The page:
Structural basis for removal of adenine mispaired with 8-oxoguanine by MutY adenine DNA glycosylaseFromme, J.C., Banerjee, A., Huang, S.J., Verdine, G.L.
(2004) Nature 427: 652-656
- PubMed: 14961129
- DOI: https://doi.org/10.1038/nature02306
- Primary Citation of Related Structures:
1RRQ, 1RRS, 1VRL
- PubMed Abstract:
The genomes of aerobic organisms suffer chronic oxidation of guanine to the genotoxic product 8-oxoguanine (oxoG). Replicative DNA polymerases misread oxoG residues and insert adenine instead of cytosine opposite the oxidized base. Both bases in the resulting A*oxoG mispair are mutagenic lesions, and both must undergo base-specific replacement to restore the original C*G pair. Doing so represents a formidable challenge to the DNA repair machinery, because adenine makes up roughly 25% of the bases in most genomes. The evolutionarily conserved enzyme adenine DNA glycosylase (called MutY in bacteria and hMYH in humans) initiates repair of A*oxoG to C*G by removing the inappropriately paired adenine base from the DNA backbone. A central issue concerning MutY function is the mechanism by which A*oxoG mispairs are targeted among the vast excess of A*T pairs. Here we report the use of disulphide crosslinking to obtain high-resolution crystal structures of MutY-DNA lesion-recognition complexes. These structures reveal the basis for recognizing both lesions in the A*oxoG pair and for catalysing removal of the adenine base.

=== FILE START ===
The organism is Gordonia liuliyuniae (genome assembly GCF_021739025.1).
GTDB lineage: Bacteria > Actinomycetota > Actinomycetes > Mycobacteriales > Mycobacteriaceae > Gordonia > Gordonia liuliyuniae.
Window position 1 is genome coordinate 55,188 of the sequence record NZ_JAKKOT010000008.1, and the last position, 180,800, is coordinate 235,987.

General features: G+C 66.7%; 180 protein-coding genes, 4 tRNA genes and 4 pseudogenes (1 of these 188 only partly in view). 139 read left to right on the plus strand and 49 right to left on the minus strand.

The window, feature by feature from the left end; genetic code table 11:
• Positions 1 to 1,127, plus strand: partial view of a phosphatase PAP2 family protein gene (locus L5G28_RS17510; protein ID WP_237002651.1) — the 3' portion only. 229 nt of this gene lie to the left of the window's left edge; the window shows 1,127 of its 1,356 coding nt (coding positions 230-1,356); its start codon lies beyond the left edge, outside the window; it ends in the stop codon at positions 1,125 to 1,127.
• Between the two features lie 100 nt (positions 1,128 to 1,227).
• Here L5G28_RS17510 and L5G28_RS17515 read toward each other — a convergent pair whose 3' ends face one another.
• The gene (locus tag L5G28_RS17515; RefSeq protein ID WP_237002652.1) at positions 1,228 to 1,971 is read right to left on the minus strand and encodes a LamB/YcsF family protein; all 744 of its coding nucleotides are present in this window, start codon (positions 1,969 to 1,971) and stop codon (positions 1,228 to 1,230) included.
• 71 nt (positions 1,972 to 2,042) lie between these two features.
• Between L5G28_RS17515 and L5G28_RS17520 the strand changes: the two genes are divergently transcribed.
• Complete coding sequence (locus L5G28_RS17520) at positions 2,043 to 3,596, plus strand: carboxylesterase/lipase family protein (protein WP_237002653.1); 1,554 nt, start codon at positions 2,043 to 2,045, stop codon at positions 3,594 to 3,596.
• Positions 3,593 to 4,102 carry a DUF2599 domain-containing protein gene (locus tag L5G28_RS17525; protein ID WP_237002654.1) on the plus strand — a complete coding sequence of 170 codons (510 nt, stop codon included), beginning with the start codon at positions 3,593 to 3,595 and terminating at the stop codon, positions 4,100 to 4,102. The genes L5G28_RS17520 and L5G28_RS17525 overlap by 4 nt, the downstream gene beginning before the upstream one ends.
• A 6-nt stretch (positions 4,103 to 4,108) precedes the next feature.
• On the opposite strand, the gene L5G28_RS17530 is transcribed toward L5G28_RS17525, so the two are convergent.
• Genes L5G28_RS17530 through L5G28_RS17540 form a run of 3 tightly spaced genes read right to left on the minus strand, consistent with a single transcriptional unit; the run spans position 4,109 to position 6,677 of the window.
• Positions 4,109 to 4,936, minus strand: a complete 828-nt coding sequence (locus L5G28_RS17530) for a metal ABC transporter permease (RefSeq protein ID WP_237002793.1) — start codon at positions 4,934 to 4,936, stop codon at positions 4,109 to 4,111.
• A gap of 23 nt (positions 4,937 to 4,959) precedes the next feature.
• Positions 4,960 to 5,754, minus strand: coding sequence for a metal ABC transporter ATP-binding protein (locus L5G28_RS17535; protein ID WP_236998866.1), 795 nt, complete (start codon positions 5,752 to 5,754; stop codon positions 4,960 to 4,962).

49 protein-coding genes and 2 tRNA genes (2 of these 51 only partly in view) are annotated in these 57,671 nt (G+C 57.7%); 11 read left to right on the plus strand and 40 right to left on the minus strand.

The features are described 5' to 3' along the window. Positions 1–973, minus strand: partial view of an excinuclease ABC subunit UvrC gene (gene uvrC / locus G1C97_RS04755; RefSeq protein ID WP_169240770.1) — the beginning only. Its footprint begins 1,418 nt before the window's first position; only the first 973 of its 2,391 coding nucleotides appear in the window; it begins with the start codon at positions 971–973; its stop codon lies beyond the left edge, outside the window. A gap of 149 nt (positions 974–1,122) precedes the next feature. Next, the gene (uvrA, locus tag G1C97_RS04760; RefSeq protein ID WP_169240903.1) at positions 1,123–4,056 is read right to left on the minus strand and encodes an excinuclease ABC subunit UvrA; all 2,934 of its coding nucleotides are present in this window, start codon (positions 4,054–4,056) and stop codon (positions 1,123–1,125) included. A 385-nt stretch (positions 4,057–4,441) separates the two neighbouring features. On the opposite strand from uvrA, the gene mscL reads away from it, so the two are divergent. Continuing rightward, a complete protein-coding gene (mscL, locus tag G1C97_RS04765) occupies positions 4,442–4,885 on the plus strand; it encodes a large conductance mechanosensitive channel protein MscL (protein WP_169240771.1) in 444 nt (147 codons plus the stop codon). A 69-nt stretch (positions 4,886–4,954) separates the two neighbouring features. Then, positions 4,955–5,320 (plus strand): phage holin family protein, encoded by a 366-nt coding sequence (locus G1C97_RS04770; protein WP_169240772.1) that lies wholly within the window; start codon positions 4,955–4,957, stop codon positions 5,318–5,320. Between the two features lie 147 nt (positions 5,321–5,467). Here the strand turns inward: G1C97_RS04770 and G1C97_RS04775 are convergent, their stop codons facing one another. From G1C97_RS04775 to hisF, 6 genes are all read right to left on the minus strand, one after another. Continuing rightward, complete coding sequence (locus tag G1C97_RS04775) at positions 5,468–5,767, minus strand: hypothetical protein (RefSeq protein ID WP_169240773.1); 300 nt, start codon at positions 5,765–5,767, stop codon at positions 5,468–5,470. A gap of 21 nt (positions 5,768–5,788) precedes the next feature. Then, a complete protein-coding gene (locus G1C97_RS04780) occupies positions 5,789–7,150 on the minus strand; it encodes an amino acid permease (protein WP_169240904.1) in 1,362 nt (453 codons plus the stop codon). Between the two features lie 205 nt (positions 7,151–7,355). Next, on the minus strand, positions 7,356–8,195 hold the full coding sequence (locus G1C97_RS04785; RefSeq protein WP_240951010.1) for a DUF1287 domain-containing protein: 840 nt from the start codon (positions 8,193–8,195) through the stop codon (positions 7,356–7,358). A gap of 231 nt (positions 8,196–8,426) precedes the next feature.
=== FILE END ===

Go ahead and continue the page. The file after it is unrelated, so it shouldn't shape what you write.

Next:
Department of Molecular and Cellular Biology, Harvard University, Cambridge, Massachusetts 02138, USA.